Deepwater Horizon Restoration and Recovery Funds:
How Much, Going Where, For What?
Restoration of the Gulf of Mexico region will take sustained leadership and engagement by multiple stakeholders, and a significant commitment of resources over many years. This is a partnership and a collaboration that requires participation by (and investment from) all parties – federal, state, tribal, and local governments[;] non‐profit organizations; the private sector; academics; and scientists. Together, the region and the nation can build a healthy and resilient Gulf Coast that can meet both this and future challenges. (Mabus Report, p. 47)
Recovering and restoring the Gulf of Mexico from the injuries caused by the Deepwater Horizon disaster is an astoundingly complex undertaking. The ongoing processes to spur the assessment and treatment of various types of harm at various scales of action are accordingly complex. While it is unknown how much will ultimately be spent to recover the Gulf of Mexico from Deepwater Horizon, restoration and recovery funds are steadily accumulating from the parties responsible for the disaster.
This white paper focuses on the funds that are being distributed to governmental and nongovernmental entities for regional restoration and recovery activities. It provides background information on the restoration and recovery funds that have been identified and earmarked to date, including where the monies are directed, what they must be used for, and the process for expending them. It then explores the bigger questions of how these myriad processes fit together and their potential long-term impacts.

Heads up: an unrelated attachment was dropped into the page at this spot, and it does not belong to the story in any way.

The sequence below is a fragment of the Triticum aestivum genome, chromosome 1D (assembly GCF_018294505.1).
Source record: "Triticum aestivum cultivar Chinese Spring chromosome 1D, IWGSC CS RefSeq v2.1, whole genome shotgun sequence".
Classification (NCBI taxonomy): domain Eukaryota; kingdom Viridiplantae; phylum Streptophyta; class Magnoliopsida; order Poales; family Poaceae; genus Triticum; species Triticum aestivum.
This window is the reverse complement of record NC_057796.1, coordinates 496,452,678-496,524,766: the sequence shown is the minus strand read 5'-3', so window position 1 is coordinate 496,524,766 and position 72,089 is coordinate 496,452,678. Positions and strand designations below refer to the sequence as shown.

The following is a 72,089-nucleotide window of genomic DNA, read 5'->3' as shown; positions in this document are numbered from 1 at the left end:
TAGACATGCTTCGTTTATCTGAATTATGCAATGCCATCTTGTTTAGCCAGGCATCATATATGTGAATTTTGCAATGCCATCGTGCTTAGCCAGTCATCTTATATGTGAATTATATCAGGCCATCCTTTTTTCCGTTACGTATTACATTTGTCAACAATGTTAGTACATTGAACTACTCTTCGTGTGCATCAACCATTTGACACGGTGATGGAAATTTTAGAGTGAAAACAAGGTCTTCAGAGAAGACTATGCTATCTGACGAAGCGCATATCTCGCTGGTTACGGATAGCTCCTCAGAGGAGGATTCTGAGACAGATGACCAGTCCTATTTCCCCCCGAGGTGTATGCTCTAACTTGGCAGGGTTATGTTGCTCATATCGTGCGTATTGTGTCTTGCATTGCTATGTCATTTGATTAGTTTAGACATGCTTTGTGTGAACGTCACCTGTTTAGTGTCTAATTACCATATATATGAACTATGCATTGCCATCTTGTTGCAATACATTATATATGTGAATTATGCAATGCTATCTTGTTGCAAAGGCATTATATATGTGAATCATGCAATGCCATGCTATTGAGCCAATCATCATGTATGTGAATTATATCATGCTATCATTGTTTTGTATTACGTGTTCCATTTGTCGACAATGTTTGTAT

The white paper discusses the following restoration and recovery funds:
Oil Spill Liability Trust Fund
North American Wetlands Conservation Fund
National Fish and Wildlife Foundation
National Academy of Sciences
Restoration Trust Fund
Natural Resource Damage Assessment
Partnership and collaboration in the administration of these recovery funds could help build a healthy and resilient Gulf Coast. This white paper is a preliminary effort at understanding the funds and methods of coordination.